September-October 2002 Newsletter
From the President
by Earl Jones
I think that weíll look back on the 2002 season as very important one
for the Louisville Bicycle Club. Weíre in the middle of a mess. Although
others made most of the mess, we can blame ourselves for some of it. Whatís
critical is that we extricate ourselves and fast.
The Critical Mass mess is in the first category. The groupís antics
escalated this year and led to a confrontation with police one evening in
July when CM members impeded rush hour traffic on Bardstown Road. This
group rides bicycles and talks a lot about bicycles and about the rights
of cyclists to use the roads. But thatís all we have in common. We fight
to share the road not block other users. To find constructive solutions
for conflicts not to fight for the sake of fighting. And we fight for
cyclists and for facilities that accommodate cyclists, not for lifestyle
or environmental or resource allocation issues, all worthy causes but
causes for which the bicycle is incidental, not central. We are for and
about bicycling. And if we intend to last into our second century weíll
make sure everybody understands that fact and the difference between them
The need is becoming clearer every day. Critical Massí antics seem to
have given license to motorists to express their frustration (or worse,
their hostility) at having to share the roads. How many of you have had to
explain that the LBC doesnít engage in those tactics? How many of your
friends have recounted close calls with inattentive or disrespectful
cyclists? After steady progress in our advocacy programs and support from
the local government for bicycle-related improvements we seem to be on the
Letís make certain that our rides are not confused with that other
groupís gatherings. If we donít, weíll make a mess bigger than the one
being made for us.
The Tuesday evening rides from Cherokee Park are a good place to start.
Since these rides were added to the schedule as a regular event last year,
theyíve become the Clubís most popular. On a good weather day more than
100 riders participate. Itís wonderful to see so many cyclists enjoying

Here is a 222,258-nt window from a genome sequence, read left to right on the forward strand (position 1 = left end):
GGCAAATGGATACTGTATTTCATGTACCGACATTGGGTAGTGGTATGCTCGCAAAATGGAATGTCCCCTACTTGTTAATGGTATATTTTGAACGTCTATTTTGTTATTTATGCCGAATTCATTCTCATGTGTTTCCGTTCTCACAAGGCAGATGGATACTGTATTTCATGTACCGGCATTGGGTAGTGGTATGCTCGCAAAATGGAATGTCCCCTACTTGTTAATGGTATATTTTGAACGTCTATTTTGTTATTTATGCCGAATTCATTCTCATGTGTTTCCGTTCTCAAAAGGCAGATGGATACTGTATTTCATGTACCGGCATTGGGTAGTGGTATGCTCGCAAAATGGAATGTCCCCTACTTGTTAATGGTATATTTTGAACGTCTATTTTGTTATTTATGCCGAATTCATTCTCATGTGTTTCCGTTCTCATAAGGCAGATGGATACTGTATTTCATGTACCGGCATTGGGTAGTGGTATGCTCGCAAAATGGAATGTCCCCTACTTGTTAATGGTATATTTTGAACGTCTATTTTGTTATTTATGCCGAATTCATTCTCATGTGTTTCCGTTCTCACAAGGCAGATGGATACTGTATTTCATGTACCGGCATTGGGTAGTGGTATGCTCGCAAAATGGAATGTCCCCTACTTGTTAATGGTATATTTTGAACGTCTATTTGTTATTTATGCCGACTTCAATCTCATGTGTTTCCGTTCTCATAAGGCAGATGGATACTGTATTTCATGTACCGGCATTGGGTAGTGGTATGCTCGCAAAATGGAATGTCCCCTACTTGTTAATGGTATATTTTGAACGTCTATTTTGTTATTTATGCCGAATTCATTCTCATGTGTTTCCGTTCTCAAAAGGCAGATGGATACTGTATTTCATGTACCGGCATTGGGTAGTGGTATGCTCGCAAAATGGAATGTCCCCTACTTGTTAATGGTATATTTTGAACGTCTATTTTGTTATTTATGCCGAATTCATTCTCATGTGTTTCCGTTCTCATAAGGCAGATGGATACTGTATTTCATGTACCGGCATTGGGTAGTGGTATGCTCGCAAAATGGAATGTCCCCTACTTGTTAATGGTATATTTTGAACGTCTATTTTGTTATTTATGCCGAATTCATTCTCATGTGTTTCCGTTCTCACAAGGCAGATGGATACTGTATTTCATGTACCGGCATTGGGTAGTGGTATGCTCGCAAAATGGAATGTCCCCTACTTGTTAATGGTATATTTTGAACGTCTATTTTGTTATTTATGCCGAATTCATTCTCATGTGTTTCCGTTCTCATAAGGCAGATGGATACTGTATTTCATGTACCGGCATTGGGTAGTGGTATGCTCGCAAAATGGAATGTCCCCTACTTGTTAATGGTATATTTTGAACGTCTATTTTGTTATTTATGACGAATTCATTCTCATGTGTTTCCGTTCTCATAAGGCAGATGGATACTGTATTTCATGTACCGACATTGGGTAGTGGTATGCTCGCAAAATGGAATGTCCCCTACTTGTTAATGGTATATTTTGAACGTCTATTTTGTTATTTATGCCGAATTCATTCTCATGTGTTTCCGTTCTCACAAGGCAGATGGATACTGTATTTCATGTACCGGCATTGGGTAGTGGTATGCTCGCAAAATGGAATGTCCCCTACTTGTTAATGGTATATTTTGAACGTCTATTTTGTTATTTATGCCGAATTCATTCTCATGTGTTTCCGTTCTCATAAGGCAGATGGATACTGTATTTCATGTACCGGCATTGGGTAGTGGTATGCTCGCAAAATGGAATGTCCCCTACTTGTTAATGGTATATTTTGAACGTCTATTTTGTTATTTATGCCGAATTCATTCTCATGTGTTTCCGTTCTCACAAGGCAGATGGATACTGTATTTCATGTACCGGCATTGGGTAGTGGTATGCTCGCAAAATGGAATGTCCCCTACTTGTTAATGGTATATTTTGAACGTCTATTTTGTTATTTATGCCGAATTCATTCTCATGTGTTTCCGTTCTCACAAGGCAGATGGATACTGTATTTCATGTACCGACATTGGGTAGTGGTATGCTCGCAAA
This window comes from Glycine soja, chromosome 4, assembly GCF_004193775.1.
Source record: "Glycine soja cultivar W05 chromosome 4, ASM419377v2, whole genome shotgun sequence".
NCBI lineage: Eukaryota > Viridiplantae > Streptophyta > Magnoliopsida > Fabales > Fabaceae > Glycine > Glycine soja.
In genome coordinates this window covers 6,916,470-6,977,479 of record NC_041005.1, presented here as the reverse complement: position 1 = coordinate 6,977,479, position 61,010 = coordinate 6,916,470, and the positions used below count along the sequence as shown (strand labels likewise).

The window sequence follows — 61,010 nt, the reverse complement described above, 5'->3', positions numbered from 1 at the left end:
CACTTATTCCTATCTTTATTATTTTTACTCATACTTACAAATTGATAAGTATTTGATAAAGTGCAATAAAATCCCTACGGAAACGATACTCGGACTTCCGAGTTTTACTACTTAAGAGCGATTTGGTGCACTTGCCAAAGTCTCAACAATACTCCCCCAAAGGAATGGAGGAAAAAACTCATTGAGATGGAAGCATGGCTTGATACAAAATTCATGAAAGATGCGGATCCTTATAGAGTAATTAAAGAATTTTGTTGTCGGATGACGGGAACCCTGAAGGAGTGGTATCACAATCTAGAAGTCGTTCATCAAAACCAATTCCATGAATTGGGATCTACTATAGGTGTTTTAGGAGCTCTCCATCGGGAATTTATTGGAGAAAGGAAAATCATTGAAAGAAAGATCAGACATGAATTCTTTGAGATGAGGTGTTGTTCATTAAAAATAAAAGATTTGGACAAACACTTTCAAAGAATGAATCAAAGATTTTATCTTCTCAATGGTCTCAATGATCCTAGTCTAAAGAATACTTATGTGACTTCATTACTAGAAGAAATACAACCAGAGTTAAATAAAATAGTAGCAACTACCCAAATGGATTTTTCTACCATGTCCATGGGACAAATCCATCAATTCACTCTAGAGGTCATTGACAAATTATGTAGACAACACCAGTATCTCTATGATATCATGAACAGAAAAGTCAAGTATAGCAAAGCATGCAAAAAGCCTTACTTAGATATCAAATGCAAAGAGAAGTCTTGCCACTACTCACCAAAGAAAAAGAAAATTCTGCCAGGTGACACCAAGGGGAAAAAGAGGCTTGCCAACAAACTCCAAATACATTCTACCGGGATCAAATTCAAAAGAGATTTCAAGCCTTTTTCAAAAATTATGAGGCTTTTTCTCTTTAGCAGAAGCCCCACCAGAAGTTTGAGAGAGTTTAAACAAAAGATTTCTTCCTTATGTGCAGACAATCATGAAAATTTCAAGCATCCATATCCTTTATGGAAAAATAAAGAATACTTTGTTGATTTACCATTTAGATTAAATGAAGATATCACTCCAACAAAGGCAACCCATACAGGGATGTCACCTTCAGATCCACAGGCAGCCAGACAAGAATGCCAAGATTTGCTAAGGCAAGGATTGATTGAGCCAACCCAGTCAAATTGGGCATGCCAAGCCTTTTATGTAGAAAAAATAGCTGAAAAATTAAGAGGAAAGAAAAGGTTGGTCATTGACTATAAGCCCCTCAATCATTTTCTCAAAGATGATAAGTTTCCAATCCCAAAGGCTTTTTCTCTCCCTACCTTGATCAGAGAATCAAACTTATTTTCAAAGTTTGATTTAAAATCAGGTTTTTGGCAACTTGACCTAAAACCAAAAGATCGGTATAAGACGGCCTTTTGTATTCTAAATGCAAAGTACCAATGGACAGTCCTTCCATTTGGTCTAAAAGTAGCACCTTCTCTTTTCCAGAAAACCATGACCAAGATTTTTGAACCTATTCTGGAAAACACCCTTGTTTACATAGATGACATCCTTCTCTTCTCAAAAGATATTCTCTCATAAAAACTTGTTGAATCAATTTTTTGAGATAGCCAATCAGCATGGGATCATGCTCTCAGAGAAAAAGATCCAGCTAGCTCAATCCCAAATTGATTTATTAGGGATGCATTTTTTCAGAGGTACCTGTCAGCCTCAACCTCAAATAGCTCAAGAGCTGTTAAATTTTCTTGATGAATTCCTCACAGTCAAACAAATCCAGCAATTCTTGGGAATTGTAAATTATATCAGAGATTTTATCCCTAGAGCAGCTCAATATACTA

the sport and each otherís company.
But the rideís popularity has also become its biggest problem. The
excitement generated by that many riders can make you oblivious to the
possible intimidating impact of such a large group, especially on
pedestrians and inexperienced cyclists who use the Scenic Loop. That same
excitement can diminish the ridersí normal caution around automobiles.
It can lead them to take chances they wouldnít take in other situations.
I received an e-mail complaining about the
conduct of some of the riders on the Scenic Loop, which I read to the
riders the following week. After some discussion the riders agreed
experienced cyclists should stay out of the recreation lane and that no
one should race in the park. I think our efforts to police ourselves
would have been successful and that might have been the end of it.
But the recent activities of Critical Mass forced the hand of the
Louisville Police Department, which says theyíve received complaints.
Several squad cars showed up at Hoganís Fountain on their first visit,
fewer on the subsequent ones. Theyíve been nice about it, although they
did follow the riders through the park.
Iím optimistic that this isnít the beginning of a serious worsening
in our relations with the community. But itís certainly a time of testing.
Become familiar with your rights to and
responsibilities while on the road. Get involved in our advocacy
program when the call for volunteers goes out. And if you know someone
out there making a critical mess, set them straight.
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web posted: 9 September 2002
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